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Allez! Allez! Allez , Ndinga1 Man! Allez! Allez! Allez! Booka me dat Ndengu2 komplice3 Booka me dat Ndengu tara We get you nkong4, We get you njomb- Faya! Overdone5 na Mboot6-oh, Mola7..(2X) Oversense na nyezem-oh8, Tara9.. Oversense na nye-oh, Over Ntontu na ndutu10-oh, mellieur (2X) Too much ndiaraba na problem-oh, lo11! (2X)

Ahead, ahead, guitar man! Ahead! Ahead! Ahead! Play me that music my friend Play me that music friend Youve got our confidence, Weve got you Njomb Fire away!

Being overly savvy is naught, Mister Being too much of a smart-ass is zilch, my friend Being a smart-ass is zilch

Dis mutumbu12 na hep dedicase for all ma complice dem wey dem dey for wah for all kan-kan nanga13

This [song], you lowlifes, is a hefty tribute to all my friends out there hustling at all kinds of odd jobs.

Yes, for all ma own pipo dem way dem dey for joi for sa-ba-sa Mbombo wuna teme, wuna boogloo Yes! To all my people who show joy [by waving] side-to-side Sep dans le courb14 wuna saka da-so, Brothers, go all out, you all [should] dance Becos day di go, mandat di bole Even those who prefer traditional dance-moves, you should dance all the same Because as the day goes, time is running out (i.e time waits for no one) Ndinga-man, the very very............
Guitar-man, the one and only..

Overdone na Mboot-oh, Mola..(2X) Oversense na nyezem-oh, Tara.. Oversense na nye-oh, Over Ntontu15 na ndutu-oh, mellieur (2X) Too much ndiaraba na problem-oh, lo! (2X)
Ndinga man - (Guitar man) Ndengue means music, obviously derived from and a homonym of Lapiros signature instrument- the guitar or Ndinga 3 Komplice is derived from the word accomplice(English) or complice (French); used more affectionately to me associate or partner-in-crime 4 Nkong is creatively used here as a double-entendre, on the one hand suggesting a shout-out to the cities of Nkongsamba and Njombe, both neighboring Lapiros hometown of Mbanga, On the other hand, acknowledging the confidence (Nkong) which the people have in Lapiro. 5 Overdone is derived from its two root words in English, literally meaning Overly done or Over-cooked. In Pidgin English done is used as a measure of one who is socially savvy or seasoned or slick. 6 The etymology of Mboot is unknown, probably appropriated from one of Cameroons many local languages, its the diametric opposite of overdone; suggesting a novice, neophyte, apprentice, or trainee who is out-of-touch, lame, un-cool, unsophisticated, socially inept or clumsy. 7 Mola means Mister or Sir in the Bakweri language. 8 Nyezem is synonymous with Mboot. Probably derived from one of the languages native to the Western/Littoral Province. Can also be used in its abbreviated form, Nye. 9 Tara is synonymous with Complice, an endearing word for friend, devotee or follower 10 Ndutu means trouble or problem in the Duala language 11 lo is most likely used pejoratively here as one of several slang terms for smart-talking public figures who have over sense. Pos. derived from eloquence. Could also be a truncation of the word lobi, the word for ghetto in Camfranglais. 12 Moutoumbou: means Lies 13 Nangai: means name in Lingala 14 Courbis used here to suggest the hunched-over posture as is common with traditional dancers from the grassfields of Cameroon 15 Ntontu is synonymous with Over sense and ndiaraba, and refers to an impudent or smart Aleck, an obnoxiously conceited person.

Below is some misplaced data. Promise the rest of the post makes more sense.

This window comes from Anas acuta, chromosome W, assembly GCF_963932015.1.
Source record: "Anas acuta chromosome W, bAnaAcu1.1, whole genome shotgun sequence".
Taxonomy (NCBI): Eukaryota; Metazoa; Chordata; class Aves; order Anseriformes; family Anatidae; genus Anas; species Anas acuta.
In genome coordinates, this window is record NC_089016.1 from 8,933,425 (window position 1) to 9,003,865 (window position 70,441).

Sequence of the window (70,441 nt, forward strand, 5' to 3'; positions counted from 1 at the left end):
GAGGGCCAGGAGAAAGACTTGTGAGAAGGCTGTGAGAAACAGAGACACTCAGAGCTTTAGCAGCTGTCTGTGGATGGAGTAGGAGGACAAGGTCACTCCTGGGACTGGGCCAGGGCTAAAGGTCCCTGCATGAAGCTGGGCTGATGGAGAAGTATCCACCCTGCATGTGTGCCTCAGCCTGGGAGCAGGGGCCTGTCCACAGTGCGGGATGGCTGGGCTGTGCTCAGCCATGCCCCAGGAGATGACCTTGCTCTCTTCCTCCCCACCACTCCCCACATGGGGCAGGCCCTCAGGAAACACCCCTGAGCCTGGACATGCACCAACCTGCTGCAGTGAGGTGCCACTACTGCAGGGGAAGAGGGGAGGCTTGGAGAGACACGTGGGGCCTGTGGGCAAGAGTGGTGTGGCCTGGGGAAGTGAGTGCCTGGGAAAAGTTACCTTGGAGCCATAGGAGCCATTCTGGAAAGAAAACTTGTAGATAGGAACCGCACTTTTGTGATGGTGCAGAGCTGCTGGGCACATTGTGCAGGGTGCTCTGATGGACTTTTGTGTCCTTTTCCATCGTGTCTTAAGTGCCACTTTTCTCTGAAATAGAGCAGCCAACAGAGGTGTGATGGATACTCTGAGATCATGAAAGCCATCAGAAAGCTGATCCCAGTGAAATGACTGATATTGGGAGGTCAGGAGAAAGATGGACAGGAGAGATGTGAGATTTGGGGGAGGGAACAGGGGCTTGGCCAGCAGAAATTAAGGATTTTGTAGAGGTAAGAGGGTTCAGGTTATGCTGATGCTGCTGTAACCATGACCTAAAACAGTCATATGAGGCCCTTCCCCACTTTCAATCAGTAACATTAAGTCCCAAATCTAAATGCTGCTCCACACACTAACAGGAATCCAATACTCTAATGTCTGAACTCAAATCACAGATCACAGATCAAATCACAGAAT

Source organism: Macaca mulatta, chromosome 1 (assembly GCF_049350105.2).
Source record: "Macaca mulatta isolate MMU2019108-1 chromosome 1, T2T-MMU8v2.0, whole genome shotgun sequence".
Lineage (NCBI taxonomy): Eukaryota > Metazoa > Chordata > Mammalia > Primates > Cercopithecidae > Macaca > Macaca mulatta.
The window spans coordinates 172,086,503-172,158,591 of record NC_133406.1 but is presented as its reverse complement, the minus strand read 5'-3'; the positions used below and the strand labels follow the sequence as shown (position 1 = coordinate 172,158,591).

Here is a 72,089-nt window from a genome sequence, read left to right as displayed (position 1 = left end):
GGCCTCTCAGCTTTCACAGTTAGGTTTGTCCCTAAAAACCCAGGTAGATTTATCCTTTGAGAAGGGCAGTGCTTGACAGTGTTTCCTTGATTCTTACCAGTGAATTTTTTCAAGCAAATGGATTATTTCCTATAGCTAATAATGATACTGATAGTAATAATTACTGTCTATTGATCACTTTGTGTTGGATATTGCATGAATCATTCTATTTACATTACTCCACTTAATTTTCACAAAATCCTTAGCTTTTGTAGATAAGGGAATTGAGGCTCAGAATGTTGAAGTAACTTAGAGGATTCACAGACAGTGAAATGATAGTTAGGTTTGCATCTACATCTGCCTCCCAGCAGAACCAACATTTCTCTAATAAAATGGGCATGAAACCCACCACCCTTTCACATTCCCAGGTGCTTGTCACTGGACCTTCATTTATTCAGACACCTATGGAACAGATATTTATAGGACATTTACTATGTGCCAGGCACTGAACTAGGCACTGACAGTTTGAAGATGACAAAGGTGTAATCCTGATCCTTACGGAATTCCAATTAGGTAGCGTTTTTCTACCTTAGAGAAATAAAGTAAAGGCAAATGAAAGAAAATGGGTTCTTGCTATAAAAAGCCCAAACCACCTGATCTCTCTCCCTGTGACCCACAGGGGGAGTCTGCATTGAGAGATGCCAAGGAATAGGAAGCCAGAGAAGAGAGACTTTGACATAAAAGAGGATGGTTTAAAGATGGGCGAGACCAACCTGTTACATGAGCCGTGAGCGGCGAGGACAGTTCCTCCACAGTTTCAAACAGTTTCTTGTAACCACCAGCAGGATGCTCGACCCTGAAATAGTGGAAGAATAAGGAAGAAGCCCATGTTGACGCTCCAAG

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All man mus wake-up, Wuna16 saka, Wuna boogloo17 Ndinga-man halla-halla-halla18! All complice dem dey for you back tara, Booka we da ndengue according to the law! You bring yaself for take me, I take modelle I motion you Mbootman no bring me ndutu You bring yaself for take me, I take modelle19 I motion you Las-man no bring me ninguis No be you, you noba20 born21. No be you, mbootman no try me No be you, you no fit sho me ndongo-eh.
Everybody must wakeup! Youall [should] dance, youall should boogaloo Guitar-man, holler, holler, holler! All [of] your accomplices are [firmly] behind you my friend. Play me that music in the good-old way

You came here to sway me, I used my savvy to deflect/repel/avert you Novice, dont bring me problems

Not you, youre an upstart Not you novice, dont [you] dare me Not you, you cant show me nothing new

Mbombo22! Some lassa23 man weyi don lop24 sotay25 e head begin hip26 kriss27 don kam meetup me wey don kale28 kb29 for ma own mapan30 dans le konguet31.
Friends! Some lowlife who had smoked so much [that] he was going mad met-up with me as I sat chilling at my hideout in [quartier Congo?]